If you haven’t ever played the Wikipedia Game, then you’re in for a treat. Not only is it a fantastic form of procrastination, but you learn plenty along the way – and a new applet, one of many in fact, streamlines the entire wonderful experience for you.
You’ve all played the practice version of the game, for sure, even inadvertently. Starting on a page about the cataclysmic lateral blast that characterized the deadly May 1980 eruption of Mount St Helens, within a few minutes and a grand total of five (!) clicks, you’re reading about quantum mechanics.
This interconnected web of digitized knowledge, more rigorously checked than it was back during its earlier days, is partly what makes Wikipedia such a brilliant tool. The “game”, which has existed for many years now, takes advantage of the glorious web.
Pick a topic, like Destiny 2, and go to that article. Then, using another tab, pick another article – perhaps this one, on the Cold War-era US Operation Fishbowl, which involved detonating a series of space-based nuclear weapons tests. The first is your starting point; the second is your goal.
As outlined by this Wikipedia page on the game and its rules, you can also use the random article option to pick your two articles. Either way, the rules are the same: get to the target article from the starting article in either as little time, or as few clicks, as possible.
As spotted by Kotaku, Glitch Wikipedia makes the game somewhat more official and navigable. Visit the site, created by one Dan Gorelick, an engineer based in Brooklyn, and you are presented with two topics. Upon my first visit, I was given the starting topic of “Selena Gomez” and the final topic as the “New England Patriots.”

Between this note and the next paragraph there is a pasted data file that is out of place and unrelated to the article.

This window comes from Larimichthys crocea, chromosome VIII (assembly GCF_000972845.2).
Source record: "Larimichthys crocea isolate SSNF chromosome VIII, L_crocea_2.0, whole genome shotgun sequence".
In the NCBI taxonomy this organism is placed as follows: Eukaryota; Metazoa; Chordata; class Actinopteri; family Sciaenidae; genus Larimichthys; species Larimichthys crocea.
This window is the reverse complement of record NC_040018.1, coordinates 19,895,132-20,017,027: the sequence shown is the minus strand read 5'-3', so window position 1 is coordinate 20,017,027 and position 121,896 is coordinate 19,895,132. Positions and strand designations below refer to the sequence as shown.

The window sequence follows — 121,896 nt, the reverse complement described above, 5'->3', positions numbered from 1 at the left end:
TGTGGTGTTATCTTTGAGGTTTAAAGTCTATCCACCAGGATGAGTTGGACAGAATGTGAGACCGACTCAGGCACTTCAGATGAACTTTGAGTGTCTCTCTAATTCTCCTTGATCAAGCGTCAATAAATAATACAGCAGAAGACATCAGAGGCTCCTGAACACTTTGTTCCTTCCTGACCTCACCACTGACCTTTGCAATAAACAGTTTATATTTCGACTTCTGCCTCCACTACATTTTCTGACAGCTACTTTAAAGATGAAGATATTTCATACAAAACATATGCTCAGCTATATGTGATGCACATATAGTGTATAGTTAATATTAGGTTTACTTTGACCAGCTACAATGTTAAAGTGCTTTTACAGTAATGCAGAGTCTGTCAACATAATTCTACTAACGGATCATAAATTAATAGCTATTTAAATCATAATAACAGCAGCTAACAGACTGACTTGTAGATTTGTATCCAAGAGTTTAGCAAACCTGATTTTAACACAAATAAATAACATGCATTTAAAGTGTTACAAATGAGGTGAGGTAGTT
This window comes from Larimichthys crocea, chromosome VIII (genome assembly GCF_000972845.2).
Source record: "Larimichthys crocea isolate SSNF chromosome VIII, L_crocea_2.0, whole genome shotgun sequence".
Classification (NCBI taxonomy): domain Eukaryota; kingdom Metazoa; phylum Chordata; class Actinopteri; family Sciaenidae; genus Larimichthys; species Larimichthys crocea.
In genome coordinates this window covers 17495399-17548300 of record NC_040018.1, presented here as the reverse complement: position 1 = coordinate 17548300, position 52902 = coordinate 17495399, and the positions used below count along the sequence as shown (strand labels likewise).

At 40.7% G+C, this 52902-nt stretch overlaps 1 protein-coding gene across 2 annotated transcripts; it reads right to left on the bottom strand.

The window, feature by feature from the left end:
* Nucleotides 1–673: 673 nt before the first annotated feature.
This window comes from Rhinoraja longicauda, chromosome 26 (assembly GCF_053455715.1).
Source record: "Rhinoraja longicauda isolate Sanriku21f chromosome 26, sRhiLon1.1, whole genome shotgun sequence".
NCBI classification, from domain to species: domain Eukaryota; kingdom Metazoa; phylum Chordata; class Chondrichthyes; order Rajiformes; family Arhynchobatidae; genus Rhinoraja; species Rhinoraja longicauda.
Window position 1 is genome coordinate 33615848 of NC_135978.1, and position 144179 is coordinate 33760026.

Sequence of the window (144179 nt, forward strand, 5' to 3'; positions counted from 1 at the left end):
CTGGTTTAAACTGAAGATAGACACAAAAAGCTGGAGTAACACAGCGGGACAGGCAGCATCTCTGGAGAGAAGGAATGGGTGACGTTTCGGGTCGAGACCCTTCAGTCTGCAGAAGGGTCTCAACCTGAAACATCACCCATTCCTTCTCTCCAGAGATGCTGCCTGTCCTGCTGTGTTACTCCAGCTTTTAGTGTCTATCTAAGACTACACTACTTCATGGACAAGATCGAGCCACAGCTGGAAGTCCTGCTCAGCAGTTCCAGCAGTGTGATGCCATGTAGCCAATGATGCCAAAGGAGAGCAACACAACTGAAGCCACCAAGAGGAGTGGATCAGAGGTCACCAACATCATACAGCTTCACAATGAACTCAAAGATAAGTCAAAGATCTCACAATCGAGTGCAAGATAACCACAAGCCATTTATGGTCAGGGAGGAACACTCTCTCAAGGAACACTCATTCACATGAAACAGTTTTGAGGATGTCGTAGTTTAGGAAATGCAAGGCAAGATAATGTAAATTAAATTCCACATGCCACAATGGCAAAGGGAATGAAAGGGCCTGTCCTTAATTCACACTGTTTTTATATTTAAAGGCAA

Taking up the challenge, the article itself doesn’t appear, but all the hyperlinks on the Selena Gomez page. Click through those, brave traveler, and eventually you will find a path to the American football team. Eventually.
I gave up before I completed the long virtual walk, though. Within five clicks, I had arrived at the Wikipedia page for “abiotic components” – which, incidentally, are non-living chemical and physical parts of the environment that affect living organisms and the functioning of ecosystems.
Describing the applet as making it even easier to dive into a Wikipedia k-hole, it’s noted by Kotaku’s Gita Jackson that this version of the game nevertheless “removes the potential benefit of actually reading the articles and learning something new.”
If you’d like to see the article as you play the game, perhaps this link is more your style. Regardless of which version you use, these applets are a great way to distract yourself from the world that’s burning down around you. Happy hunting!